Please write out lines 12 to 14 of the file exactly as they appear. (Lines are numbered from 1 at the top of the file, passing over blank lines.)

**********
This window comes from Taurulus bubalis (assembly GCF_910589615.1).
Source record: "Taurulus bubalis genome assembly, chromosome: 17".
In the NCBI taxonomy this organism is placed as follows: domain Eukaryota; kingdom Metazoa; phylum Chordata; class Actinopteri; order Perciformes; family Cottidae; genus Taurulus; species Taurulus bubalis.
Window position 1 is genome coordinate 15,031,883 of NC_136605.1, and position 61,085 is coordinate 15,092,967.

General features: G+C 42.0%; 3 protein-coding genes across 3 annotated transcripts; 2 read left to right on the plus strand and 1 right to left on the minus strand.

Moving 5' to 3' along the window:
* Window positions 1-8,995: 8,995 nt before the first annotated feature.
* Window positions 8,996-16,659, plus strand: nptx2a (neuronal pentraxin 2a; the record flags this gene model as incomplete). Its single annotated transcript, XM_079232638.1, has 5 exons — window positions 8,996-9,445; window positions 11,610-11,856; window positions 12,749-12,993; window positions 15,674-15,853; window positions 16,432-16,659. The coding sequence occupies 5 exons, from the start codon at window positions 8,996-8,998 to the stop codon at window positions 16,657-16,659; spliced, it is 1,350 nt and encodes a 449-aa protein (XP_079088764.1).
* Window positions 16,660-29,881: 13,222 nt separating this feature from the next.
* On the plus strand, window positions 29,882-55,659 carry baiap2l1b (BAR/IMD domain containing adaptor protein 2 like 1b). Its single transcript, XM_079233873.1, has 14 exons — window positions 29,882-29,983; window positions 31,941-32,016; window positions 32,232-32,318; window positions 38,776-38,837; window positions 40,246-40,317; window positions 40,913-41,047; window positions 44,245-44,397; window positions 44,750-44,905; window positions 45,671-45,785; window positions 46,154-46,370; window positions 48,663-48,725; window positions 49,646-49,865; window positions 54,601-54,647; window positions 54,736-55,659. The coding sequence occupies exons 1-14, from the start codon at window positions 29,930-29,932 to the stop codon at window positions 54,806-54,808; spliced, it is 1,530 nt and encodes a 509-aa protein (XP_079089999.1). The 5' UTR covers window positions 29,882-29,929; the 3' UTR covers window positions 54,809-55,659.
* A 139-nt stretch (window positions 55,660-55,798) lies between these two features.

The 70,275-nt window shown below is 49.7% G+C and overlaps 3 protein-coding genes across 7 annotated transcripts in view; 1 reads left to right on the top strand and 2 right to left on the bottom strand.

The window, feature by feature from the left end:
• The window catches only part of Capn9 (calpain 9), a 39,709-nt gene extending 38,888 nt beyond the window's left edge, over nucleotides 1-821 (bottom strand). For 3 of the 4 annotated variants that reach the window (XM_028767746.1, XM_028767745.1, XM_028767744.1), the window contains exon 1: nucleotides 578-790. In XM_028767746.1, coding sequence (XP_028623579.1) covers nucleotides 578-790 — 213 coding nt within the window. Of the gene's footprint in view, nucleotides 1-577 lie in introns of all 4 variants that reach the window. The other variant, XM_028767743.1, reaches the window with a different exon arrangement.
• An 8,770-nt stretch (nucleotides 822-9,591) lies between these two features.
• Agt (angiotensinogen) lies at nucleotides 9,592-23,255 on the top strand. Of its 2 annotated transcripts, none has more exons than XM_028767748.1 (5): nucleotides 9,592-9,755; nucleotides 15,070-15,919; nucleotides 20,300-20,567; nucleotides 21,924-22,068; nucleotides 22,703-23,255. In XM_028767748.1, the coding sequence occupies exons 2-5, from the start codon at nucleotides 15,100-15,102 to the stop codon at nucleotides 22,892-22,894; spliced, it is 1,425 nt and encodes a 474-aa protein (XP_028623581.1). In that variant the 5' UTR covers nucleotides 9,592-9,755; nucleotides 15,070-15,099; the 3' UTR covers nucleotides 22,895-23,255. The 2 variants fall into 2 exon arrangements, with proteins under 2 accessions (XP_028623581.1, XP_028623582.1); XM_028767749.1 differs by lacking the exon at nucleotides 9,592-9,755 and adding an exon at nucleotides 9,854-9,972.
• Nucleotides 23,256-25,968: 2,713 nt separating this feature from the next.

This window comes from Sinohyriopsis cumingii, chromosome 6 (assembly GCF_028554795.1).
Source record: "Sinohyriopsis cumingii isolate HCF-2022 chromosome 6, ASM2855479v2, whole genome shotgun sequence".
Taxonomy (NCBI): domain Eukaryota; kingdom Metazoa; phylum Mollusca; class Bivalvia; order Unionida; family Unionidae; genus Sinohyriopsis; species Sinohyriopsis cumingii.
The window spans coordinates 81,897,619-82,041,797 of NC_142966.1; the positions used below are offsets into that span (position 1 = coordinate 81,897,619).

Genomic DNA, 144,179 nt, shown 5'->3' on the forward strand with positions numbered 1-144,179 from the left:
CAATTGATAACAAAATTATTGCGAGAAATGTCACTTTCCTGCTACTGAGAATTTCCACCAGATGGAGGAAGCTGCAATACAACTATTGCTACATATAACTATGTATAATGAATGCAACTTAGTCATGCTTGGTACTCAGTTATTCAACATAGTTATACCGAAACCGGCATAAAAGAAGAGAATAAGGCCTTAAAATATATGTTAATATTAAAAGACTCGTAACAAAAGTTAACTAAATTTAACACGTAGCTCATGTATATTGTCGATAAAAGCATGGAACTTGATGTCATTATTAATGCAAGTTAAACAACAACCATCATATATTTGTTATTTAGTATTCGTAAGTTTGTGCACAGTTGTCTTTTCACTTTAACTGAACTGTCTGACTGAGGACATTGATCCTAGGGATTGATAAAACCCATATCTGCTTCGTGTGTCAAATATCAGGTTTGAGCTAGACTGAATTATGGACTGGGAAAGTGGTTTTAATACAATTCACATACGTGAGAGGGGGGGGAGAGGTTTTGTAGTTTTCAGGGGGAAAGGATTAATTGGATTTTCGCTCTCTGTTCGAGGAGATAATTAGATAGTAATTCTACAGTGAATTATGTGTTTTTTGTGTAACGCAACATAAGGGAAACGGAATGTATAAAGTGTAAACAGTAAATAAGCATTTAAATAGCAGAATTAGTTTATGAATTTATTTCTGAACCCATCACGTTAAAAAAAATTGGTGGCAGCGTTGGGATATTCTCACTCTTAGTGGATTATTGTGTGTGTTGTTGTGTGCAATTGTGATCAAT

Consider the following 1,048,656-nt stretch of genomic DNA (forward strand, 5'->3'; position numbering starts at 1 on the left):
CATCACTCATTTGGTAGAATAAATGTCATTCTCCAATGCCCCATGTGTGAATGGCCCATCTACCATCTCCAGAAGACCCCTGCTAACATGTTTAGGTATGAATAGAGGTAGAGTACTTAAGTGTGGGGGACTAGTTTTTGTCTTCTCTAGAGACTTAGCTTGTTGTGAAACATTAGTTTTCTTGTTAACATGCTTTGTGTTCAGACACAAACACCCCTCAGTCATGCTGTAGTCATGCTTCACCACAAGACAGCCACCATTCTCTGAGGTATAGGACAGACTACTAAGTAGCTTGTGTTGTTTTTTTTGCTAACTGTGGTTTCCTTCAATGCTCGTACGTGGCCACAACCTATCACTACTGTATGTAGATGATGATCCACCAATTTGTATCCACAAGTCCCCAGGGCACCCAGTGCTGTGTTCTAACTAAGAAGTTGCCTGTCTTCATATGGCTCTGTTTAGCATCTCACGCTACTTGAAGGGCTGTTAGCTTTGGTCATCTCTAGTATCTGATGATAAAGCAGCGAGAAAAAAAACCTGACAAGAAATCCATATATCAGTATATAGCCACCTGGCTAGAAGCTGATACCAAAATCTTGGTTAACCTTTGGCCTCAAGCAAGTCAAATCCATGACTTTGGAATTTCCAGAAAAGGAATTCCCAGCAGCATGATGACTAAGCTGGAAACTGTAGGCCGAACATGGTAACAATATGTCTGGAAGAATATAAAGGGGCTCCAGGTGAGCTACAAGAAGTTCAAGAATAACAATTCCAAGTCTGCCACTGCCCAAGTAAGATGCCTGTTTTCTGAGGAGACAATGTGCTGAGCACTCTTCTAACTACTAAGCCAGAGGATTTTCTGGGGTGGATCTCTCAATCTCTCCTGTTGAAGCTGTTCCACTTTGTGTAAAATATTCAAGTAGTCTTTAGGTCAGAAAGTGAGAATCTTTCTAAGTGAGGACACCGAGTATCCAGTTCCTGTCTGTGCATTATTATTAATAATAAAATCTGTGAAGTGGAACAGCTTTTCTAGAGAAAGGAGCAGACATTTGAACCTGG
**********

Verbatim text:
The 70,275-nt window shown below is 49.7% G+C and overlaps 3 protein-coding genes across 7 annotated transcripts in view; 1 reads left to right on the top strand and 2 right to left on the bottom strand.

The window, feature by feature from the left end:
• The window catches only part of Capn9 (calpain 9), a 39,709-nt gene extending 38,888 nt beyond the window's left edge, over nucleotides 1-821 (bottom strand). For 3 of the 4 annotated variants that reach the window (XM_028767746.1, XM_028767745.1, XM_028767744.1), the window contains exon 1: nucleotides 578-790. In XM_028767746.1, coding sequence (XP_028623579.1) covers nucleotides 578-790 — 213 coding nt within the window. Of the gene's footprint in view, nucleotides 1-577 lie in introns of all 4 variants that reach the window. The other variant, XM_028767743.1, reaches the window with a different exon arrangement.